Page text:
Nightshade family veggies contain an alkaloid called solanine, which can exacerbate inflammation in the body, and therefore I try not to use them at all. The nightshade family includes white potatoes(not sweet potatoes) eggplant, peppers and tomato. And veggies rich in oxalic acid can be problematic for dogs who have a history of calcium oxalate bladder stones – I tend to limit oxalates also with pre-disposed breeds. Oxalate also impairs the absorption of dietary calcium, so feeding a lot of them may result in your dog falling short of the calcium he needs . Some information here: http://www.whfoods.com/genpage.php?tname=george&dbid=48
With all of these groups, again – it’s important to consider your dog, his health history, what’s in the main diet and to use foods  with commonsense( not too much, nothing contraindicated for a condition).
In short, I (A) limit brassica family veggies with thryoid disease (and always cook them),(B) I don’t use nightshades at all(your dog is going to be JUST FINE without eggplant) and (C) I’m wary of oxalate content with all dogs, and use moderately (or avoid altogether with stone-former).

In terms of fruit, I’m not a huge fan. Many dogs don’t like fruit, and just like vegetables, fruits can  be problematic, in terms of fiber or oxalate content. Moderation is key; some dogs, for example, love bananas and a yogurt/banana smoothie (I freeze them in Kongs)  once a week in the summer is just fine. Berries provide potent antioxidants and can be pulped up and added to the slurry, but again, many are  loaded with oxalate. If you want to provide the cancer-fighting compounds of blueberries without the oxalate, you can consider one of the myriad supplements available now that offer the extracts without the issues. I’ll talk much more about anti-cancer support in that (upcoming!) entry series.

Grains, seeds, legumes

1) Grains – for over fifteen years now, the only grain I really use regularly has been rice, and given the current issues with arsenic I see no reason to add rice to any kibble. Other grains such as barley, wheat and rye, contain gluten and are not recommended unless therapeutically indicated (as with barley for diabetics).

2) Seeds: Both Quinoa and buckwheat (sometimes thought of as grains) are highly nutritious seeds that can be used as part of the kibble-topper. Quinoa is high in oxalate, but usually well tolerated; rinse well before cooking. Buckwheat is surprisingly well accepted by most dogs, and is nutritious and usually well tolerated. If your dog shouldn’t have too much additional protein, you can mix his eggs, chicken, salmon etc half and half with buckwheat and/or quinoa. Other foods such as wild rice can be used, but are usually prohibitively expensive.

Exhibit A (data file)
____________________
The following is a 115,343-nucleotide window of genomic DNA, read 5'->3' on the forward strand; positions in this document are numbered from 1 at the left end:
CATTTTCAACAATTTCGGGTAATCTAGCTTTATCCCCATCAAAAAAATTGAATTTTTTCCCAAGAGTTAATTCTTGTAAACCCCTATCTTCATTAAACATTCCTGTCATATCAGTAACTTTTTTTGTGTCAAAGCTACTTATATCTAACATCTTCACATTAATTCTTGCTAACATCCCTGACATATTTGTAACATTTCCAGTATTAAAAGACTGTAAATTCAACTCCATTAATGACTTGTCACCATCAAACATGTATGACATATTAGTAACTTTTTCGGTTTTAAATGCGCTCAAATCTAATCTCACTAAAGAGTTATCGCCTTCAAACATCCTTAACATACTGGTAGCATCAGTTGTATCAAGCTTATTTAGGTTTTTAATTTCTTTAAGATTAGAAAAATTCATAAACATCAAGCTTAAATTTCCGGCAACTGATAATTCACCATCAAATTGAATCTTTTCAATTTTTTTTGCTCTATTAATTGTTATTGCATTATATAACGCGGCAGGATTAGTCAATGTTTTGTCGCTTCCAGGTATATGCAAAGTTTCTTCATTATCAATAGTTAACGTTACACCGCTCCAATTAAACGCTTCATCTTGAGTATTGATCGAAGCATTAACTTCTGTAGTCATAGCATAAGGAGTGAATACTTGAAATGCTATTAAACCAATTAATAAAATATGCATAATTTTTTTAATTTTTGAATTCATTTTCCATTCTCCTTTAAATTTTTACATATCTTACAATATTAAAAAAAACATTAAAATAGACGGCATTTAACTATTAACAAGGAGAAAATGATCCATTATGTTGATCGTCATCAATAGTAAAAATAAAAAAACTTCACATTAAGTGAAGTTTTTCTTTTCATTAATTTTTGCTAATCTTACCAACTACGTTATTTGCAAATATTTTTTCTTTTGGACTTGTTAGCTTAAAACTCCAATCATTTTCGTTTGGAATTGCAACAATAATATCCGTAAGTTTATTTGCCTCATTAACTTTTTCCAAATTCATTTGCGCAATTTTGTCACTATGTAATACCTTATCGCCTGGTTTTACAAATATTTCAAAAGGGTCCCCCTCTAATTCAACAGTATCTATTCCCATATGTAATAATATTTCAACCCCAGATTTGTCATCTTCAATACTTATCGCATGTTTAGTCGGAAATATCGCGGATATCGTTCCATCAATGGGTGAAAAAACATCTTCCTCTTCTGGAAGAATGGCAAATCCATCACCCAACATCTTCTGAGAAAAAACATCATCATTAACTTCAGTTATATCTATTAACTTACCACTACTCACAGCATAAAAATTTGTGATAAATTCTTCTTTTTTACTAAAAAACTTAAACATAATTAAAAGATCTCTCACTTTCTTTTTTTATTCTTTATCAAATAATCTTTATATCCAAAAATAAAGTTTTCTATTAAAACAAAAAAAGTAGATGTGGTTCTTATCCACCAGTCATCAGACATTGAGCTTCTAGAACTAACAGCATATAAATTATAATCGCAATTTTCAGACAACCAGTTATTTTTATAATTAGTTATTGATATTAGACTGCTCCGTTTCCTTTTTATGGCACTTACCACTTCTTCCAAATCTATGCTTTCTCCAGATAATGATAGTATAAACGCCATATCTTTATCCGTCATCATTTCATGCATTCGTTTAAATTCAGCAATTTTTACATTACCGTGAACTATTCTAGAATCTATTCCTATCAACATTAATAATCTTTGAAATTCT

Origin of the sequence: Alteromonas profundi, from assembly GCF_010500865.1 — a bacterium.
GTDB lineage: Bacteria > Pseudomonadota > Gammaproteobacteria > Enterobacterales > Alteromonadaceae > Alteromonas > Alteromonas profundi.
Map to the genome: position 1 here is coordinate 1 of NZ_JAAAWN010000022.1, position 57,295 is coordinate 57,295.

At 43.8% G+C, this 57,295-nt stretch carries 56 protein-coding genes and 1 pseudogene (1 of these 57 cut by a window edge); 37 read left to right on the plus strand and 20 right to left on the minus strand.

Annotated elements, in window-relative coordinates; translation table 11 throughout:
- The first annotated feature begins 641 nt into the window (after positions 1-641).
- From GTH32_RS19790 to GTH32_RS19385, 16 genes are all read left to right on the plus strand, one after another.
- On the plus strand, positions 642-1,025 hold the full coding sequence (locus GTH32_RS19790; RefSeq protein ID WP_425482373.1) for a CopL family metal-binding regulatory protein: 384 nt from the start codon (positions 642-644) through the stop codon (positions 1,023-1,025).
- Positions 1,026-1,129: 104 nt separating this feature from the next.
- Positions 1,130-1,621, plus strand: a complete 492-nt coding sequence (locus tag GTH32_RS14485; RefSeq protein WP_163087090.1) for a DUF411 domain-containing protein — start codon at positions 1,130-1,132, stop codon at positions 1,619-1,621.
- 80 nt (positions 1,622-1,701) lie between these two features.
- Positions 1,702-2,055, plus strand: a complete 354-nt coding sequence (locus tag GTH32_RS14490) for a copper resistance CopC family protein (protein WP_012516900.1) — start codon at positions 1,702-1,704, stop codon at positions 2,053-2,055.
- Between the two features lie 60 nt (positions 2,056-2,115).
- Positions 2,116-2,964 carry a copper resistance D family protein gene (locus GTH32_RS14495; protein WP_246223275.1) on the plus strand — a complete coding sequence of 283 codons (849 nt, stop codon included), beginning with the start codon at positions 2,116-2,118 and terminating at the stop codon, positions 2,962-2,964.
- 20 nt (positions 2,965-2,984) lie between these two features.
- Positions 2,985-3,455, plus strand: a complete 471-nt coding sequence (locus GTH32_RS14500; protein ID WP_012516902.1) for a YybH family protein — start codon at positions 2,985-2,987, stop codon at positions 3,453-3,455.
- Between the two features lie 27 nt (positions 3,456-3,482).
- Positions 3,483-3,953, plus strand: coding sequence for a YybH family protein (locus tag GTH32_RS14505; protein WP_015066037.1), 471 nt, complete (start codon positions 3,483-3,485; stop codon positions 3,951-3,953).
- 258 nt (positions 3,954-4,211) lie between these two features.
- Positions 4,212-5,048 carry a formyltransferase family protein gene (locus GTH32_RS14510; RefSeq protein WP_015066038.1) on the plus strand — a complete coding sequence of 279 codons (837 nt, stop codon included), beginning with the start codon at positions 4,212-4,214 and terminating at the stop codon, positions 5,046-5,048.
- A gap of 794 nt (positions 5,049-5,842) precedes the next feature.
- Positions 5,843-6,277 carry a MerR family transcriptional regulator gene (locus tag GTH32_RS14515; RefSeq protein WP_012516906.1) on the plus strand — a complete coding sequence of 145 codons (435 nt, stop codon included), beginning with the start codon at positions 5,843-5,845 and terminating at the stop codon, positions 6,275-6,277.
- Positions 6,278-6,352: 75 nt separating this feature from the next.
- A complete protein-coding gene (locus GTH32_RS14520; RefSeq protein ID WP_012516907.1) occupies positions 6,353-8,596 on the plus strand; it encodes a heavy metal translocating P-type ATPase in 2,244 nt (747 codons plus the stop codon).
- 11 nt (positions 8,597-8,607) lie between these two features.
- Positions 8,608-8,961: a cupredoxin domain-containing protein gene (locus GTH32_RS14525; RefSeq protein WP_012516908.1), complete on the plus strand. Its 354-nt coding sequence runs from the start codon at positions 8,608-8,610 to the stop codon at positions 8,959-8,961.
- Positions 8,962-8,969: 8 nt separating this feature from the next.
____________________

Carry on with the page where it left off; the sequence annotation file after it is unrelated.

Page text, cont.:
3) Legumes: Lentils in particular are a great source of resistant starch, which I talked a little about in one of the carbohydrate entries. If your dog  tolerates them and you use organic products, a small amount of very well-cooked legume can be beneficial to the colon, and help regulate (soften OR firm) stool. Use guidelines above!

Core recommendations

1) Consider first the dog’s overall health, and the nutrient content of the food you’re using. Plug in holes accordingly, and mind not to go over15% (by calorie, not weight or volume) of the total diet. If you are using 25% or more of the daily total in your home made “topping”, you can be seriously unbalancing the diet, and might consider developing a fully balanced recipe to use instead.

2) Bear in mind not only nutrient content (fats, protein, fiber, vitamins and minerals in the supplemental food) but the sources of your supplemental foods; see my posts on arsenic in rice, radioactive sardines, and upcoming entries on fish safety in general, for example.It’s better to use less of a cleaner food than more of a chemical-laden, questionable one). Always limit organ meats, and be mindful of fat type as well as content.

3) Whatever you decide to add, start small and build up. Green vegetables as previously noted, can contribute to loose stool – as can many fats – use all this information as guidelines and then test on your own dog! No matter how great a food is, how healthy, it’s not a good one for your dog if it gives him or her gas, loose stool, or the itchies.

4) Don’t overuse any one food, over and over. Variety will not guarantee a balanced diet, but it will be a primary guideline when it comes to toppers. This is where we want the nutrient content diluted (which is what variety does) – so please DO rotate veggies,  carbs, proteins.

5) May sound contradictory after all of this, but relax! We are all doing the best we can for our dogs, and if you can’t get highest grade free range beef and so on, use what you can afford and access, mix it up and enjoy!

One last word, but I think it’s an important one; my advice is, don’t try to compensate for an inferior grain heavy, lower quality food by adding meats and veggies. You may add in some good nutrition, but what you can;t do, is take the nasty stuff (BHA/BHT, corn,  4-D meats, cheap minerals etc) OUT of the kibble. If you are using a lower grade kibble my first advice before anything else, is get your dog onto a premium food asap! more than adding in extras, think about the overall nutrition – and switch to premium.If you need help with that, let me know.  :)